I certainly did not feel like I always was one. I knew that it takes years of hard work, dedication and experience to achieve the level of competence to successfully fill that role.
How did I know that?
When I was growing up, my father was an accountant. He worked for a major accounting firm in New York City, on Wall Street.
He had some very cool responsibilities (from my 4 year old perspective), like being the Guy who audited the New York State Lottery when they called the numbers on TV to make sure they didn’t do anything below board (my sister and I would often be hanging out behind the set on live TV as they were drawing the balls.)
His job title kept getting more impressive, and he kept working harder and harder at different companies as years went by until he reached the position of CFO of a large bank in New York City – pretty big deal.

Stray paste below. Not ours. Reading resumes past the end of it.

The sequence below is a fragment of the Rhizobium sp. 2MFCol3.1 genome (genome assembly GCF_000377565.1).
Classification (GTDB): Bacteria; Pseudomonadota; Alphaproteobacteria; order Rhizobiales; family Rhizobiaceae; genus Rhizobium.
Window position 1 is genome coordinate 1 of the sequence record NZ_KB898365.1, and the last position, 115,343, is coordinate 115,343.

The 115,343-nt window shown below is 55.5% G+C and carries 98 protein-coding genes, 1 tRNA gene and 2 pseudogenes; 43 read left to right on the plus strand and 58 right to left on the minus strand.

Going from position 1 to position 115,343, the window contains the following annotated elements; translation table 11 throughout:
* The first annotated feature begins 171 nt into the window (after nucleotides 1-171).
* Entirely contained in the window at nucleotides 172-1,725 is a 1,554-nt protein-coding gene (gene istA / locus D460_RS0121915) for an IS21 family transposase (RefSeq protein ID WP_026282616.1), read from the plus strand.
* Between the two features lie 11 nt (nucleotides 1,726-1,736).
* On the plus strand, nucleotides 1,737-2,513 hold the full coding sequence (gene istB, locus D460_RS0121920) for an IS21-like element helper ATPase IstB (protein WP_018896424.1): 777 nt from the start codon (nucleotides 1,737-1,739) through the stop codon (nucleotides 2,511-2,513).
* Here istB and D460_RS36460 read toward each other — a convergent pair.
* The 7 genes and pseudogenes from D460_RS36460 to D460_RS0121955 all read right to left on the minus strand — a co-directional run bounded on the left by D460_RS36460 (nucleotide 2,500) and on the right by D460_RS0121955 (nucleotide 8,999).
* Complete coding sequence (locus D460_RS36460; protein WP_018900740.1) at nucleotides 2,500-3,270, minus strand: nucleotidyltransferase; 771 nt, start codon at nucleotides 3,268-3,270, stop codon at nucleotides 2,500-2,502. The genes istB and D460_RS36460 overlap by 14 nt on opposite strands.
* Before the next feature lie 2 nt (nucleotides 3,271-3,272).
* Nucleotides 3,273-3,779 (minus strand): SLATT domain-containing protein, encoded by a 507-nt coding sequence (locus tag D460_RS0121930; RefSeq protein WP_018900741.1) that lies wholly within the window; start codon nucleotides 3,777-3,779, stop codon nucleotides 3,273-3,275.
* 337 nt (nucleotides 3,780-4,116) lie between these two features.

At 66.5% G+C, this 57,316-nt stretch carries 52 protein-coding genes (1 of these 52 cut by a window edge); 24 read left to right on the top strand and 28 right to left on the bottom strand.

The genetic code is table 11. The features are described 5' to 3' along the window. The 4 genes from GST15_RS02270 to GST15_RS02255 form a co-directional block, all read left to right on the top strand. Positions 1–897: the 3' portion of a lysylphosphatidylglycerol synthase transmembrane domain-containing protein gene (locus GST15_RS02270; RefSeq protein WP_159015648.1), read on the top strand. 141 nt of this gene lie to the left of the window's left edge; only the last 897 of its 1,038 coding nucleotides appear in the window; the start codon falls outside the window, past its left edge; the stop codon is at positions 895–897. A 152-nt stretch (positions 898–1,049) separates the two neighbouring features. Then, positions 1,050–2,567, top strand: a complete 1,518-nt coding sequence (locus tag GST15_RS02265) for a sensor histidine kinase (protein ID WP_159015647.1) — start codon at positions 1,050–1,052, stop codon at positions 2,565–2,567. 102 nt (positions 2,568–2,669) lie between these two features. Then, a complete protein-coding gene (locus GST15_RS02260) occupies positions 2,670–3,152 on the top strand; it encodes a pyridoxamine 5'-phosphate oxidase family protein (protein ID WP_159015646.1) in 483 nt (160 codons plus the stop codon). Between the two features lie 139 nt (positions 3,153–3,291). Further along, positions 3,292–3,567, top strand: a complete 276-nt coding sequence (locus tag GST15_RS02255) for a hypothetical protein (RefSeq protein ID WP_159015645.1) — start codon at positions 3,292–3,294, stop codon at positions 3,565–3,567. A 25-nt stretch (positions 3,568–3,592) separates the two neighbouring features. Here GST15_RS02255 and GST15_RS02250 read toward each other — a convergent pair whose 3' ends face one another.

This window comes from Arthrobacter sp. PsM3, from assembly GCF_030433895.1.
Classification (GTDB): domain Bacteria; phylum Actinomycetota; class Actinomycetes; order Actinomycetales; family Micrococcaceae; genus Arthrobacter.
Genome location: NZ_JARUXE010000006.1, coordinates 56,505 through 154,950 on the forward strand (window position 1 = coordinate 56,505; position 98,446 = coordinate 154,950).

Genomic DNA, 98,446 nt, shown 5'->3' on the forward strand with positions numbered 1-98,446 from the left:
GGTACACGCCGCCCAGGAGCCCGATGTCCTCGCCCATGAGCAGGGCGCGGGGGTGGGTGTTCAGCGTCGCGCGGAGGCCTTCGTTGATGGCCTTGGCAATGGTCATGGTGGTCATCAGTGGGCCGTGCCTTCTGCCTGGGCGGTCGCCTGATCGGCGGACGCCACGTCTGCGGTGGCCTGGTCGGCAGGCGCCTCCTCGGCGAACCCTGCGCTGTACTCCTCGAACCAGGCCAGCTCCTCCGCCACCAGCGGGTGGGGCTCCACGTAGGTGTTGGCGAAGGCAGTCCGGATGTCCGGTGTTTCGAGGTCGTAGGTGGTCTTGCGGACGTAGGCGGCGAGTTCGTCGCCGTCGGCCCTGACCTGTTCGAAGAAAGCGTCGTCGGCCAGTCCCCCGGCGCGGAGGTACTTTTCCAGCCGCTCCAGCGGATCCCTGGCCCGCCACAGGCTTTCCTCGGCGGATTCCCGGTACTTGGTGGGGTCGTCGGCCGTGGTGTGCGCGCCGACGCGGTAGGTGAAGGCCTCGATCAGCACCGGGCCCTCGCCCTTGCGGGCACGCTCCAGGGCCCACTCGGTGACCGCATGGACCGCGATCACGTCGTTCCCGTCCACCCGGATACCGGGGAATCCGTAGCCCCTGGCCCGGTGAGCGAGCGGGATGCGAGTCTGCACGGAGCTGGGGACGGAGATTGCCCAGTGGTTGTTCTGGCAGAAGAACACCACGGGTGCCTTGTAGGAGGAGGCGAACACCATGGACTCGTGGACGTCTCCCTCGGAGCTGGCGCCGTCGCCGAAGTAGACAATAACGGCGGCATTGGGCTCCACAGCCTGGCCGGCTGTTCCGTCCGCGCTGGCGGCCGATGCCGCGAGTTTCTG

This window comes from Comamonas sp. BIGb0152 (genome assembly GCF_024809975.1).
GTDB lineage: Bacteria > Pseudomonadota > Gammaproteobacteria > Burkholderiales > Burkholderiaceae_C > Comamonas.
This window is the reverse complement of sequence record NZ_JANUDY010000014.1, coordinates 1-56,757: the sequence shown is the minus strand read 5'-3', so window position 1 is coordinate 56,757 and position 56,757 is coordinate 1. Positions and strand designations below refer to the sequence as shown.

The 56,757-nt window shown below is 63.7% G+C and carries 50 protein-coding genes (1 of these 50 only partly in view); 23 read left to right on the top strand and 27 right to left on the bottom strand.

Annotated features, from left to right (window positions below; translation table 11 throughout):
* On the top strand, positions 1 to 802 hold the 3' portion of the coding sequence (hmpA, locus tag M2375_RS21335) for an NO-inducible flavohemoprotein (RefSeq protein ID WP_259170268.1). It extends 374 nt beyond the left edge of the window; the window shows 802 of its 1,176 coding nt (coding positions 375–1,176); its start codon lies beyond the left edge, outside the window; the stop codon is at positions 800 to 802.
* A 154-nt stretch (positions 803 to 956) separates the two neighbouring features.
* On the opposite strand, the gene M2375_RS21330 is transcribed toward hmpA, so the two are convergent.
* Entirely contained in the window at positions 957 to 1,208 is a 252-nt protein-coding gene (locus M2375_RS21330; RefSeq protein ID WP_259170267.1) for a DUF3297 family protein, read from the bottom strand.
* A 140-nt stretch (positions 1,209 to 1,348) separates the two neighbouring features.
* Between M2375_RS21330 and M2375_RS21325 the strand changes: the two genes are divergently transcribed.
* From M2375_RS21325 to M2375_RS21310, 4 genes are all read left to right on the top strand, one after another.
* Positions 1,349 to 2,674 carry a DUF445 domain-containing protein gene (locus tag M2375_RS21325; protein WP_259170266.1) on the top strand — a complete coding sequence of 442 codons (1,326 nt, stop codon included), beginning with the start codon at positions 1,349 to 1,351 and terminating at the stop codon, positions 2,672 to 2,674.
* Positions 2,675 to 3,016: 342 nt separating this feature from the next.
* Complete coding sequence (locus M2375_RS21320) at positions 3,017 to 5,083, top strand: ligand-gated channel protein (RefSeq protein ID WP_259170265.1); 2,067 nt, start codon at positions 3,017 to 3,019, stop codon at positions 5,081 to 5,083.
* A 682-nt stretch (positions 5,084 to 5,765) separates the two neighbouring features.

Through this time his attitude changed as well. As I was growing up, so had he matured. People at work (in the few times we visited) treated him differently, and he treated them differently. It was a major shift in personality from accountant to CFO.
There was a time where, when he was a CPA, my 7 year-old self accidentally slammed my father’s hand in the front door, breaking it on the day of his CPA exam renewal. He had to take the test with the wrong hand, and he was in unbearable pain the whole time, using his anger at to fuel his way through the test.
If I had to name one of the turning points in his career, I’d have to say it was that incident, as it helped him to realize he now had the experience, so he was ready for more.
He eventually retired as a CEO, after taking his company through the then-largest IPO of a private bank in the US.
Having my father as a role model, I knew that in order to be an executive, and to take on a C-Level title, you need the experience and gravitas to back it up.
Originally Posted: https://www.quora.com/Do-Executives-or-CEOs-feel-like-they-were-always-one-before-they-became-one
Originally Posted On: 2016-01-21